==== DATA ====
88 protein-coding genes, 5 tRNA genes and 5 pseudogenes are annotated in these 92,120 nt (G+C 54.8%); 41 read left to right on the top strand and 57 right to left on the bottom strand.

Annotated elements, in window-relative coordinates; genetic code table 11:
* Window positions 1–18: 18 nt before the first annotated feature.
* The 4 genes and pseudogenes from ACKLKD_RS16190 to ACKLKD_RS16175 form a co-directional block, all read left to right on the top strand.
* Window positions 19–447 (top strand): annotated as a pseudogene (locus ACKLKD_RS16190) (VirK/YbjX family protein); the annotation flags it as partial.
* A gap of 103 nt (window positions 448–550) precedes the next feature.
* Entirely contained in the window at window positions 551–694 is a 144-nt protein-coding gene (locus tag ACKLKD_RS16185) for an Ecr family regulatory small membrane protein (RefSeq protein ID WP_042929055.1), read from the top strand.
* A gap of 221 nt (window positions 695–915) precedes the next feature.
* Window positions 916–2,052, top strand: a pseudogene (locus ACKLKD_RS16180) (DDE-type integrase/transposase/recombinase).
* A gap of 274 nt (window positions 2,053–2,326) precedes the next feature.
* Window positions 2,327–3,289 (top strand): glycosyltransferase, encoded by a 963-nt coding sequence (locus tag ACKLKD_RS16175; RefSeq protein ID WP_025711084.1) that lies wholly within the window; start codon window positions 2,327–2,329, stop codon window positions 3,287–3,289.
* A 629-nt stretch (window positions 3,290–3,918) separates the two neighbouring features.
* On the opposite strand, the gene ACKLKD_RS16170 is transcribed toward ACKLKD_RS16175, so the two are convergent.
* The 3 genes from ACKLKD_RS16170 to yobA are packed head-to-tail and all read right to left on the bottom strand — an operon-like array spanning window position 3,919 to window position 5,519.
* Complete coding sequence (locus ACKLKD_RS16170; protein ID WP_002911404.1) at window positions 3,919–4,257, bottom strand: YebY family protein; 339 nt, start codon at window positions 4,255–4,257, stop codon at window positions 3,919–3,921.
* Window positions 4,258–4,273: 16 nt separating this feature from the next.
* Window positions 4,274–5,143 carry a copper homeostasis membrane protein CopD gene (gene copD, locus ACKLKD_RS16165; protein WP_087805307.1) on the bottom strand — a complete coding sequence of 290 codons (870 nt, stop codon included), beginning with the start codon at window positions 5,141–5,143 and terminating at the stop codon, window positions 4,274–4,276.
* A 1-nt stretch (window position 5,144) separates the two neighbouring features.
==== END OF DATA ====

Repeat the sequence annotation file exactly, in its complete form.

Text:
88 protein-coding genes, 5 tRNA genes and 5 pseudogenes are annotated in these 92,120 nt (G+C 54.8%); 41 read left to right on the top strand and 57 right to left on the bottom strand.

Annotated elements, in window-relative coordinates; genetic code table 11:
* Window positions 1–18: 18 nt before the first annotated feature.
* The 4 genes and pseudogenes from ACKLKD_RS16190 to ACKLKD_RS16175 form a co-directional block, all read left to right on the top strand.
* Window positions 19–447 (top strand): annotated as a pseudogene (locus ACKLKD_RS16190) (VirK/YbjX family protein); the annotation flags it as partial.
* A gap of 103 nt (window positions 448–550) precedes the next feature.
* Entirely contained in the window at window positions 551–694 is a 144-nt protein-coding gene (locus tag ACKLKD_RS16185) for an Ecr family regulatory small membrane protein (RefSeq protein ID WP_042929055.1), read from the top strand.
* A gap of 221 nt (window positions 695–915) precedes the next feature.
* Window positions 916–2,052, top strand: a pseudogene (locus ACKLKD_RS16180) (DDE-type integrase/transposase/recombinase).
* A gap of 274 nt (window positions 2,053–2,326) precedes the next feature.
* Window positions 2,327–3,289 (top strand): glycosyltransferase, encoded by a 963-nt coding sequence (locus tag ACKLKD_RS16175; RefSeq protein ID WP_025711084.1) that lies wholly within the window; start codon window positions 2,327–2,329, stop codon window positions 3,287–3,289.
* A 629-nt stretch (window positions 3,290–3,918) separates the two neighbouring features.
* On the opposite strand, the gene ACKLKD_RS16170 is transcribed toward ACKLKD_RS16175, so the two are convergent.
* The 3 genes from ACKLKD_RS16170 to yobA are packed head-to-tail and all read right to left on the bottom strand — an operon-like array spanning window position 3,919 to window position 5,519.
* Complete coding sequence (locus ACKLKD_RS16170; protein ID WP_002911404.1) at window positions 3,919–4,257, bottom strand: YebY family protein; 339 nt, start codon at window positions 4,255–4,257, stop codon at window positions 3,919–3,921.
* Window positions 4,258–4,273: 16 nt separating this feature from the next.
* Window positions 4,274–5,143 carry a copper homeostasis membrane protein CopD gene (gene copD, locus ACKLKD_RS16165; protein WP_087805307.1) on the bottom strand — a complete coding sequence of 290 codons (870 nt, stop codon included), beginning with the start codon at window positions 5,141–5,143 and terminating at the stop codon, window positions 4,274–4,276.
* A 1-nt stretch (window position 5,144) separates the two neighbouring features.